Health Policy Institute, Georgetown University, Washington, DC, USA. E-mail: email@example.com
Published October 1, 2008 - More info
Reasonable Rx: solving the drug price crisis examines how prescription drugs are discovered, marketed, and priced in the United States. Stan Finkelstein, a physician, and Peter Temin, an economist — both based at the Massachusetts Institute of Technology — bring highly distinguished backgrounds to this critique of the prescription drug business. What makes the book significant is that the authors go beyond just taking shots at how the pharmaceutical industry works today and propose a potential solution that deserves to be read and given serious attention by the policy community.
Prescription drugs are big business in the United States. Collectively, we spent over $200 billion for prescription drugs in 2006, which according to the federal government’s estimates represented 10% of overall public and private health expenditures. Although drug prices rose a little less rapidly in the last five years compared to the previous decade, largely because some best-selling drugs lost patent protection and became available in generic form, Americans continue to use more drugs, and many struggle to pay for prescriptions.
In the book’s first four chapters, the authors discuss how the drug industry operates and how the industry evolved from the mid-twentieth century to the present. These chapters are filled with interesting details on such issues as how risk operates in this market, how manufacturers seek to create markets for their products, and the role of advertising. The examples will probably be familiar to some readers and not to others, but the point is to illustrate the ways in which the market is failing to meet society’s needs. In one telling example, the authors note that the blockbuster drug Singulair, a top-selling oral treatment for asthma, might be better targeted if a genetic test could be developed to identify who is most likely to respond favorably to it. But the manufacturer would see sales volume drop if only those passing the test bought the drug, leading to either lower revenues or higher prices. No such biomarker for Singulair exists today.
The authors use the Medicare Part D drug benefit (a federal program to subsidize the cost of prescription drugs for Medicare beneficiaries) as a case study for a chapter titled “How not to lower drug prices.” They call it “fatally flawed” for trying to expand access to drugs while preserving the way the pharmaceutical industry works. Although the authors get a few details wrong about Part D, they make the valid point that the program’s reliance on essentially the same market mechanisms already used by employer-based health plans to control spending is unlikely to change the underlying factors that make drugs expensive.
On drug development, the authors ask why the industry’s resources for research and development have been squandered (to use their term). They assert that three components — money, science, and incentives — are essential to develop new medicines. For the most part, the money is there. The science, however, is increasingly taking a back seat to business considerations, and incentives are misaligned.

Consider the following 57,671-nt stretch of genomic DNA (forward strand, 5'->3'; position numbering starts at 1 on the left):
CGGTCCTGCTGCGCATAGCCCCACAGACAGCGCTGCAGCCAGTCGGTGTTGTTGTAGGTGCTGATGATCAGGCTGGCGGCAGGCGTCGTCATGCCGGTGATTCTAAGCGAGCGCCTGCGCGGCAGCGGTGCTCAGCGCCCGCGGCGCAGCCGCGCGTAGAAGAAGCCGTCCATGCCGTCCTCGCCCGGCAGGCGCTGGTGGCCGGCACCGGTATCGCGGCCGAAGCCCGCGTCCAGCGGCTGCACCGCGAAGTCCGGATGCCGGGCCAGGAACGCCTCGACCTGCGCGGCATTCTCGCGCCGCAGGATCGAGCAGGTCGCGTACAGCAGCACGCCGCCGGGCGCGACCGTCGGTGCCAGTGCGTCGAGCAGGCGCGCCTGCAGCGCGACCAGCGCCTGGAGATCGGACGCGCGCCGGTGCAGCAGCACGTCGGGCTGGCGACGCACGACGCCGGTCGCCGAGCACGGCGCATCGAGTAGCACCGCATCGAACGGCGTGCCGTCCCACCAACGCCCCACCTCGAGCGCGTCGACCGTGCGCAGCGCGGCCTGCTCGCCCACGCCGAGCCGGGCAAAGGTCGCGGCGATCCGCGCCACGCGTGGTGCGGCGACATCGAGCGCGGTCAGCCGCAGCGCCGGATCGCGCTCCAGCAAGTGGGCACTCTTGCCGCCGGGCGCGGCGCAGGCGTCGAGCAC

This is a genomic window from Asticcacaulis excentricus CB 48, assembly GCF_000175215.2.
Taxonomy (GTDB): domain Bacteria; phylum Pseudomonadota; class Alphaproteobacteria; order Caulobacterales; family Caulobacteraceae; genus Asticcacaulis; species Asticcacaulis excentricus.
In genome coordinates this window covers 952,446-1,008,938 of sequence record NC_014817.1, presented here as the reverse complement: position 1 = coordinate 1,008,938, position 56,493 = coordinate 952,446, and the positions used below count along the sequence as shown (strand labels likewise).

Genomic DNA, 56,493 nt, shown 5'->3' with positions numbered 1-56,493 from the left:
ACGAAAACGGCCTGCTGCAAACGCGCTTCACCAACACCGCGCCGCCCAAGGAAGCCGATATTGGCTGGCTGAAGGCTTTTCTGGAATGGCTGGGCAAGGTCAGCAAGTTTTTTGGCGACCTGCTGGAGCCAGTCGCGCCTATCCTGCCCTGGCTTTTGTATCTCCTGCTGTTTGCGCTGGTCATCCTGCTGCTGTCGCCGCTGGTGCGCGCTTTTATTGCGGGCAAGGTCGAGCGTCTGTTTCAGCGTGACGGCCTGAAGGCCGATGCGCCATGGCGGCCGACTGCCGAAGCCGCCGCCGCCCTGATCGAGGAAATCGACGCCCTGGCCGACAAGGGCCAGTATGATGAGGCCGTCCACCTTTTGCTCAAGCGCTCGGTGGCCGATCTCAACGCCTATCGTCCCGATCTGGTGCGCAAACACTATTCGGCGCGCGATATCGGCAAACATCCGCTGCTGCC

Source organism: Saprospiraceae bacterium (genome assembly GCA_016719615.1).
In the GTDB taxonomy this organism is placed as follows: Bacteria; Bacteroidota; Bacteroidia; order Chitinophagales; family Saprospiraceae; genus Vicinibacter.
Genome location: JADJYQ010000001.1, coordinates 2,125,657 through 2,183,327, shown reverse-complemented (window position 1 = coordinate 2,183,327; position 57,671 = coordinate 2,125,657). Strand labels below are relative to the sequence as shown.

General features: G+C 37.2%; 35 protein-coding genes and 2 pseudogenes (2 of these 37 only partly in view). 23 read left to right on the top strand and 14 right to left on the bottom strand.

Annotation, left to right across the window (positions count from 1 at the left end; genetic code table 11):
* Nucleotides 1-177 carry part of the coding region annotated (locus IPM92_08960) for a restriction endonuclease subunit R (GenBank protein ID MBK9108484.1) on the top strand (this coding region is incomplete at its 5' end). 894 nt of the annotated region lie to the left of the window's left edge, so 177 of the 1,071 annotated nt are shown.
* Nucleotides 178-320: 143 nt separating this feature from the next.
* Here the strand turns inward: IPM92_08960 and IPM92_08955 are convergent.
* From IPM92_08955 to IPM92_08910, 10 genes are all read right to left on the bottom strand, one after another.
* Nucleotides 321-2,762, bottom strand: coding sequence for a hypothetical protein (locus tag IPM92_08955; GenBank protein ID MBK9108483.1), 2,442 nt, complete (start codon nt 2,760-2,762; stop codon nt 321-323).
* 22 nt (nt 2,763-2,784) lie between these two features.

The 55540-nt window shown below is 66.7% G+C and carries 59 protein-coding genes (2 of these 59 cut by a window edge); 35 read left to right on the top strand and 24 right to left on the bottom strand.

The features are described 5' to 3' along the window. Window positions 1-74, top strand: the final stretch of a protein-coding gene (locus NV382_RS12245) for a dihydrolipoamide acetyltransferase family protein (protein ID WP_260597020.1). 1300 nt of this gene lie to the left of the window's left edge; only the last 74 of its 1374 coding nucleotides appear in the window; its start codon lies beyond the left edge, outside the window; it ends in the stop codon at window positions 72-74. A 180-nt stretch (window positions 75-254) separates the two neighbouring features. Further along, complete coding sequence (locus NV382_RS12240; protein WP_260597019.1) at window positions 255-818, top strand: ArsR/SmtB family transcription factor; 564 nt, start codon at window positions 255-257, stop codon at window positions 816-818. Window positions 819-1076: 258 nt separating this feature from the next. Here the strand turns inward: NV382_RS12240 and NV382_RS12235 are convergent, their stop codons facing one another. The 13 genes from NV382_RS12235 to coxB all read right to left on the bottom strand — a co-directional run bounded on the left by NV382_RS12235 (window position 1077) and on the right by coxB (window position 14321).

The book concludes with a prescription for getting the system back on track. The primary argument in the final chapter, titled “How to lower drug prices,” is to separate the business of developing new drugs from the business of marketing and distributing drugs to patients and doctors. Finkelstein and Temin believe that splitting these functions, which would be akin to the break up of AT&T in the early 1980s, will allow drug companies to concentrate on developing new products without concern for whether the market for a drug is large enough to allow substantial profits. Thus, in the Singulair example, there would be no disincentive to identify an effective biomarker. The result should be the development of more effectively targeted treatments and lower prices and spending.
The link between the newly separated industries would be an “independent, public, nonprofit Drug Development Corporation (DDC).” The DDC would pay the development company for the license after a drug is approved for market by the FDA. In turn, it would auction the rights to sell the drug to a distribution company. The payment to the development company would not necessarily reflect solely the auction price received from the distribution company, since the DDC would be able to prioritize and pay differentially, based on its assessments of medical and societal needs. For example, the developer of a new malaria drug, which would not demand a high sales price, might receive a higher payment, whereas the developer of the latest “me-too” drug in a crowded drug class might receive a payment lower than the auction price. For the most part, the authors propose a market-based approach but with a revised market structure and set of players. But as in these latter examples, pure market forces would be modified to serve other societal goals.
This easily readable book challenges its readers to think hard about two fundamental questions: why has drug innovation dropped off in recent years, and why are drugs still so expensive? Not all readers will find this policy proposal to their liking, and those that do may want to modify the approach in various ways. But the book provides a thought-provoking set of ideas to which readers should give some serious thought.